S. 659 would also require an immediate dismissal of pending lawsuits and give the gun industry a unique legal protection not granted to other American industries.
Whatever the bill number, this special-interest legislation threatens to take away the legal rights of gun violence
victims and gives sweeping legal immunity to the gun industry. This legislation would grant the gun industry unprecedented immunity from civil litigation, preventing victims of gun violence from seeking justice in our nations courts.
S. 659 would remove a major incentive for gun manufacturers and dealers to make their products safer, improve their distribution practices, and keep guns out of the hands of criminals. This legislation radically rewrites longstanding legal principles. Under current law, a manufacturer may be liable for failing to include feasible safety devices that prevent injuries caused by the foreseeable use or misuse of its products, even if those uses are “not intended.”
Since the federal government regularly fails to protect the public from firearms, the only recourse for victims of
gun injury, as well as cities and counties deeply affected by gun violence, is through the judiciary system. The purpose of lawsuits against gun makers is to change the way the gun industry conducts business and force it to take into account the health of its consumers. The lawsuits focus on such areas as unsafe gun design, negligent or irresponsible gun distribution, and deceptive marketing and advertising. S. 659, S. 1805 and S. 1806 would provide unique legal protection for the gun industry at the expense of innocent Americans.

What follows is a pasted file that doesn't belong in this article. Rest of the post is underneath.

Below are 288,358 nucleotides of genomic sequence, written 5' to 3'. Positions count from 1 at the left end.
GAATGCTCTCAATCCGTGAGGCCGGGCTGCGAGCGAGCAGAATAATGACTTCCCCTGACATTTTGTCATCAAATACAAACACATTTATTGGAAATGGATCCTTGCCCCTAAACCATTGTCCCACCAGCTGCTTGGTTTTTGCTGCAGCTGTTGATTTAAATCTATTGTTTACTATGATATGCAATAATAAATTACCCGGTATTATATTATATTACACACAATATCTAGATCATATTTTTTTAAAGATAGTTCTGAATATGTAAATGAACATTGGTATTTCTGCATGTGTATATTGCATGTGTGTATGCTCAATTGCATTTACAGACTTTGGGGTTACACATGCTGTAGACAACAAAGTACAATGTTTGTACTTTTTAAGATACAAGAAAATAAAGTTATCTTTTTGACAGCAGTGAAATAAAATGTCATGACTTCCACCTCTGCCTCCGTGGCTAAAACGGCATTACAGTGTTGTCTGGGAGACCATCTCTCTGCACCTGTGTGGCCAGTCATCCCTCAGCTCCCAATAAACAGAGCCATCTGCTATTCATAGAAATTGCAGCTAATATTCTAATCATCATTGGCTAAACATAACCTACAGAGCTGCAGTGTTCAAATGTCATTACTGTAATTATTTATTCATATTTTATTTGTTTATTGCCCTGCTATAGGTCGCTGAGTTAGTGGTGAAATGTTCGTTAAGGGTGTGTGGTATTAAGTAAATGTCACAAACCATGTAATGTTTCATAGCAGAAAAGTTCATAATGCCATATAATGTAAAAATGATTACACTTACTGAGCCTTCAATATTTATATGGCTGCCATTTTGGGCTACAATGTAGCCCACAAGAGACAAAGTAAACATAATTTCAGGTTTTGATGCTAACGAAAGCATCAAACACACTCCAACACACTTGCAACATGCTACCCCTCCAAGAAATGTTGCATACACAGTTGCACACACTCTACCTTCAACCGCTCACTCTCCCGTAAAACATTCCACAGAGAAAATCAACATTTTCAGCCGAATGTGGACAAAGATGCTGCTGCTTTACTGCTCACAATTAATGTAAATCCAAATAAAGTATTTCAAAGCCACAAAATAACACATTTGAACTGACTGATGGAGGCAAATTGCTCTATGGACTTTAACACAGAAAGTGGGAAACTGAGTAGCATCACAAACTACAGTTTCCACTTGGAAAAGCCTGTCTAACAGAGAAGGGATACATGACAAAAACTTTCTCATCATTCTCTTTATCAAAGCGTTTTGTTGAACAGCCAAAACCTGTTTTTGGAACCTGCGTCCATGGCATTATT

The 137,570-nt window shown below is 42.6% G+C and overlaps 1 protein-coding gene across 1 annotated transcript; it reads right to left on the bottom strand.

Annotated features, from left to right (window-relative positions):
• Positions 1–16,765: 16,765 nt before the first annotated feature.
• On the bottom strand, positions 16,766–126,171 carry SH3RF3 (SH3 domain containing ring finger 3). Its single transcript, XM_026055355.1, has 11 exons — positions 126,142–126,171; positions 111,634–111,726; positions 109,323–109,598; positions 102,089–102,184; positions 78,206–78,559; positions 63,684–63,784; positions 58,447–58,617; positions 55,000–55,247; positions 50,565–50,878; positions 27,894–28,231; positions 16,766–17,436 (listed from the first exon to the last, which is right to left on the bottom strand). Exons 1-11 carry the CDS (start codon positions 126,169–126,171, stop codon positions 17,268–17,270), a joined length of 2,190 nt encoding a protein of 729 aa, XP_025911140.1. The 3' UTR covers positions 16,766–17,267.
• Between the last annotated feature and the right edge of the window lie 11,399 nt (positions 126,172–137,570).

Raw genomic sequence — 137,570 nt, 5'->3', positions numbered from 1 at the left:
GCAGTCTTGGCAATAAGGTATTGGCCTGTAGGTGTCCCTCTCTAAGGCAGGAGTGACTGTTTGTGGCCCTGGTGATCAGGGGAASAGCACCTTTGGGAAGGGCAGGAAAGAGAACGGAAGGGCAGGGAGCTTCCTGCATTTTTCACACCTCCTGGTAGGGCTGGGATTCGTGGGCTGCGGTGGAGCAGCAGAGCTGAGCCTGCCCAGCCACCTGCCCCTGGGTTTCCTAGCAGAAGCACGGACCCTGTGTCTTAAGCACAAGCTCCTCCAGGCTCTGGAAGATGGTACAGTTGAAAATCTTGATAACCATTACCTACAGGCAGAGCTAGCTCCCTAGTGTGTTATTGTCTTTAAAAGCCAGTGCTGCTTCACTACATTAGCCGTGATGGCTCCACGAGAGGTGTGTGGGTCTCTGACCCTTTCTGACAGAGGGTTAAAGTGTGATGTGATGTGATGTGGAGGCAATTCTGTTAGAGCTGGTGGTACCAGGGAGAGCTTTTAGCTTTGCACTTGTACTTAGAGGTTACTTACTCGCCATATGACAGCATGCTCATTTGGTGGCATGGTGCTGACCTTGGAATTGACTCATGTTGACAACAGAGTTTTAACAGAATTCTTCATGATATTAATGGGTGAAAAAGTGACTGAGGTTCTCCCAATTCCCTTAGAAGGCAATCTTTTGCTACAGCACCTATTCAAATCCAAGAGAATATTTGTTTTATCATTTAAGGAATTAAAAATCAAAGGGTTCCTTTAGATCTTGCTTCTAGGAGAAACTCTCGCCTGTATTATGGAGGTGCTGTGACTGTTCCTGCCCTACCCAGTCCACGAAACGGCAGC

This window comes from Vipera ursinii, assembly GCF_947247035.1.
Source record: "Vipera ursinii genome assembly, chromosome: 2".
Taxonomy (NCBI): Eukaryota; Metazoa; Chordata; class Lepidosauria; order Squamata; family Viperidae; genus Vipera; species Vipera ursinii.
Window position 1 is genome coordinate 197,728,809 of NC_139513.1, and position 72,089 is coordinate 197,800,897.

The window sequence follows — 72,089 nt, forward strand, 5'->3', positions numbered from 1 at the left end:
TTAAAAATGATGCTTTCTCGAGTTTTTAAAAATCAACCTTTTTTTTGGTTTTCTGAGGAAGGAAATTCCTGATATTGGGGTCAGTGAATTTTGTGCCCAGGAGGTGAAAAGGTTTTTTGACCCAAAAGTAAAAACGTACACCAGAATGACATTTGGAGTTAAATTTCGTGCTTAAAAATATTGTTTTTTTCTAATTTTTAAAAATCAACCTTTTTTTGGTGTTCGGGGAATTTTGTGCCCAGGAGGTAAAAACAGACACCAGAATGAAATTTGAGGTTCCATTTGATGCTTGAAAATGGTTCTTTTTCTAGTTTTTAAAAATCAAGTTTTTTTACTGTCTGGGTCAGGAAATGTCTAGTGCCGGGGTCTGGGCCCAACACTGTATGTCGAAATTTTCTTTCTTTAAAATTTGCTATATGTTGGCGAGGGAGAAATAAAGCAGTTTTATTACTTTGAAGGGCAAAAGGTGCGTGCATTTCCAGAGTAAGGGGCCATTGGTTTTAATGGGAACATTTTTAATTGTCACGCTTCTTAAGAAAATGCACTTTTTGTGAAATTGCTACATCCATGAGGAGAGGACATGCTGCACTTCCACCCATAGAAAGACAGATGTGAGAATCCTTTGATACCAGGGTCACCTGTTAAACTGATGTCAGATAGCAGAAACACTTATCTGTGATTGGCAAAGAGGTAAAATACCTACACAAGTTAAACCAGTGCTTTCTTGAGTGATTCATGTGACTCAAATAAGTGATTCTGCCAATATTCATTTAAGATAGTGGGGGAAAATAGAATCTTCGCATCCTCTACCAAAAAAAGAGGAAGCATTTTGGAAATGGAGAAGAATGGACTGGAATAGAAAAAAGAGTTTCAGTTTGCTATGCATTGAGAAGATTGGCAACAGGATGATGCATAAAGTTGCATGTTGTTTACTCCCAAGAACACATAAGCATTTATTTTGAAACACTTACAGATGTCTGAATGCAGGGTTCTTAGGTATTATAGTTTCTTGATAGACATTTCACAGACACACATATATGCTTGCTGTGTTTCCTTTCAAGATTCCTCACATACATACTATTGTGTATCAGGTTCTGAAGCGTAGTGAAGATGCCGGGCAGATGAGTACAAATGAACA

The current federal assault weapons ban, established in 1994, prohibits the manufacture and distribution of specific
models of military-style assault weapons,high capacity magazines, and weapons with certain combinations of
features designed for military use.
The current ban expires this coming year. The 1994 law named 19 specific models, and also banned “copies or
duplicates” of those models. In addition, the law outlawed guns that have two or more specified assault weapon features. Guns that were legally possessed before the effective date of the law remain legal. Since the establishment of the assault weapons ban, gun manufacturers have exploited loopholes by making minor modifications to banned guns while retaining the key military features that defined those guns as assault weapons. Many violence prevention
advocates are calling for strengthened legislation that closes these loopholes.
Again, the current ban sunsets on September 13, 2004. Unless legislation that renews and strengthens the assault
weapons ban is passed before then, dozens of models of military-style assault weapons will then be legal to sell
in our communities and on our streets.
Currently there are three pieces of legislation that have been introduced to address the need for a ban on assault
weapons: S. 1431 introduced by Senator Frank Lautenberg (D-NJ) and H.R. 2038 introduced by Representatives Carolyn McCarthy (D-NY) and John Conyers (DMI). These identical bills will repeal the sunset date on the 1994 Federal Assault Weapons Ban and ban the importation of large capacity ammunition feeding devices. In addition, the bill will significantly strengthen the current federal assault weapons ban by clarifying the definition of the term “assault weapon.” Furthermore, the bill would ban conversion parts kits; regulate “grandfathered” assault weapons and enhance the tracing of such weapons; and prohibit juvenile possession.
S. 1034 introduced by Senator Dianne Feinstein (D-CA), will repeal the sunset date on the 1994 Federal Assault
Weapons Ban. The bill will also ban the importation of large capacity ammunition feeding devices.